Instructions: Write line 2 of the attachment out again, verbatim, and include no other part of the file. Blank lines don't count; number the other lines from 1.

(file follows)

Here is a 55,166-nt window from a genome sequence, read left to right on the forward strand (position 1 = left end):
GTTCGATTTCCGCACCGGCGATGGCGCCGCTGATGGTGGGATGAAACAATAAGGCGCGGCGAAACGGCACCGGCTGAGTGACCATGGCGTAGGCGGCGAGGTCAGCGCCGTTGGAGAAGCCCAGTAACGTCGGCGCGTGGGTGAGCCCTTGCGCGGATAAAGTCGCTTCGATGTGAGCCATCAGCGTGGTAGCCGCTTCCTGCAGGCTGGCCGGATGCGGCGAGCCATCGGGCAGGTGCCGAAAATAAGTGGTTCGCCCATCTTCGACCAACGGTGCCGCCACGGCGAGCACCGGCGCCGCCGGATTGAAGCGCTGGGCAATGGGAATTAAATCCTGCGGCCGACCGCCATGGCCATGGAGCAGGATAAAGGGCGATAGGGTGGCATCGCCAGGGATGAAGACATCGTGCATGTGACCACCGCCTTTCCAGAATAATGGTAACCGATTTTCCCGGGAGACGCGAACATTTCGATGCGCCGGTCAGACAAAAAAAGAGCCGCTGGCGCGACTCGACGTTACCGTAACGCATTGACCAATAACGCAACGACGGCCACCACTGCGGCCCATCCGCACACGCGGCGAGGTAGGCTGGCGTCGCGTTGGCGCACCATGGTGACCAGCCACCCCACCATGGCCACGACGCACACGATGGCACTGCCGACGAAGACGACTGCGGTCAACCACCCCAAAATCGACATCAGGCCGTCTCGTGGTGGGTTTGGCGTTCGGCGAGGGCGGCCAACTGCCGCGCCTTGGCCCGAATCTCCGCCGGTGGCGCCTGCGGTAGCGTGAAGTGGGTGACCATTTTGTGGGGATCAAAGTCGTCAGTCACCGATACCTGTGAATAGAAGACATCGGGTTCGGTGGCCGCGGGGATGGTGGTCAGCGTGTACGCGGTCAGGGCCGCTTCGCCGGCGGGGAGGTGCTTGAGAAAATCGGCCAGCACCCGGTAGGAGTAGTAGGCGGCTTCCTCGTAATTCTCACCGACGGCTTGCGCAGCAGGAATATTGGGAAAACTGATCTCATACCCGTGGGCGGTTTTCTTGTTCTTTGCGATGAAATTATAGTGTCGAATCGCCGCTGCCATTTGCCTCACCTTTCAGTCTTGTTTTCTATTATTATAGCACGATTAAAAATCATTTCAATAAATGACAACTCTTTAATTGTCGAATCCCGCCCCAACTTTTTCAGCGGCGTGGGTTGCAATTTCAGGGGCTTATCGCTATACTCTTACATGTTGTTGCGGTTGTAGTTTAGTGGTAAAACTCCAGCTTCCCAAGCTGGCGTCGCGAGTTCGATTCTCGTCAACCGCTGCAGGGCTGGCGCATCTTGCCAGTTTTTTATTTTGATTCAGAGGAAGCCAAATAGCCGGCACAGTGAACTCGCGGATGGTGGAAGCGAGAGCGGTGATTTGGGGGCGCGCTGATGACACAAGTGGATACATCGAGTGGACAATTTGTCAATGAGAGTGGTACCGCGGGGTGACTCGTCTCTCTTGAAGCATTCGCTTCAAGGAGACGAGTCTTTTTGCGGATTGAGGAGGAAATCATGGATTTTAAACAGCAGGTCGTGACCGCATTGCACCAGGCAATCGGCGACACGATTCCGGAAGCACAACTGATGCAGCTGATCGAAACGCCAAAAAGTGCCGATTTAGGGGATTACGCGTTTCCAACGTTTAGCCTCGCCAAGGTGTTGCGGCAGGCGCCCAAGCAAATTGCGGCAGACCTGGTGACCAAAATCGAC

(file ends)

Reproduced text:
GTTCGATTTCCGCACCGGCGATGGCGCCGCTGATGGTGGGATGAAACAATAAGGCGCGGCGAAACGGCACCGGCTGAGTGACCATGGCGTAGGCGGCGAGGTCAGCGCCGTTGGAGAAGCCCAGTAACGTCGGCGCGTGGGTGAGCCCTTGCGCGGATAAAGTCGCTTCGATGTGAGCCATCAGCGTGGTAGCCGCTTCCTGCAGGCTGGCCGGATGCGGCGAGCCATCGGGCAGGTGCCGAAAATAAGTGGTTCGCCCATCTTCGACCAACGGTGCCGCCACGGCGAGCACCGGCGCCGCCGGATTGAAGCGCTGGGCAATGGGAATTAAATCCTGCGGCCGACCGCCATGGCCATGGAGCAGGATAAAGGGCGATAGGGTGGCATCGCCAGGGATGAAGACATCGTGCATGTGACCACCGCCTTTCCAGAATAATGGTAACCGATTTTCCCGGGAGACGCGAACATTTCGATGCGCCGGTCAGACAAAAAAAGAGCCGCTGGCGCGACTCGACGTTACCGTAACGCATTGACCAATAACGCAACGACGGCCACCACTGCGGCCCATCCGCACACGCGGCGAGGTAGGCTGGCGTCGCGTTGGCGCACCATGGTGACCAGCCACCCCACCATGGCCACGACGCACACGATGGCACTGCCGACGAAGACGACTGCGGTCAACCACCCCAAAATCGACATCAGGCCGTCTCGTGGTGGGTTTGGCGTTCGGCGAGGGCGGCCAACTGCCGCGCCTTGGCCCGAATCTCCGCCGGTGGCGCCTGCGGTAGCGTGAAGTGGGTGACCATTTTGTGGGGATCAAAGTCGTCAGTCACCGATACCTGTGAATAGAAGACATCGGGTTCGGTGGCCGCGGGGATGGTGGTCAGCGTGTACGCGGTCAGGGCCGCTTCGCCGGCGGGGAGGTGCTTGAGAAAATCGGCCAGCACCCGGTAGGAGTAGTAGGCGGCTTCCTCGTAATTCTCACCGACGGCTTGCGCAGCAGGAATATTGGGAAAACTGATCTCATACCCGTGGGCGGTTTTCTTGTTCTTTGCGATGAAATTATAGTGTCGAATCGCCGCTGCCATTTGCCTCACCTTTCAGTCTTGTTTTCTATTATTATAGCACGATTAAAAATCATTTCAATAAATGACAACTCTTTAATTGTCGAATCCCGCCCCAACTTTTTCAGCGGCGTGGGTTGCAATTTCAGGGGCTTATCGCTATACTCTTACATGTTGTTGCGGTTGTAGTTTAGTGGTAAAACTCCAGCTTCCCAAGCTGGCGTCGCGAGTTCGATTCTCGTCAACCGCTGCAGGGCTGGCGCATCTTGCCAGTTTTTTATTTTGATTCAGAGGAAGCCAAATAGCCGGCACAGTGAACTCGCGGATGGTGGAAGCGAGAGCGGTGATTTGGGGGCGCGCTGATGACACAAGTGGATACATCGAGTGGACAATTTGTCAATGAGAGTGGTACCGCGGGGTGACTCGTCTCTCTTGAAGCATTCGCTTCAAGGAGACGAGTCTTTTTGCGGATTGAGGAGGAAATCATGGATTTTAAACAGCAGGTCGTGACCGCATTGCACCAGGCAATCGGCGACACGATTCCGGAAGCACAACTGATGCAGCTGATCGAAACGCCAAAAAGTGCCGATTTAGGGGATTACGCGTTTCCAACGTTTAGCCTCGCCAAGGTGTTGCGGCAGGCGCCCAAGCAAATTGCGGCAGACCTGGTGACCAAAATCGAC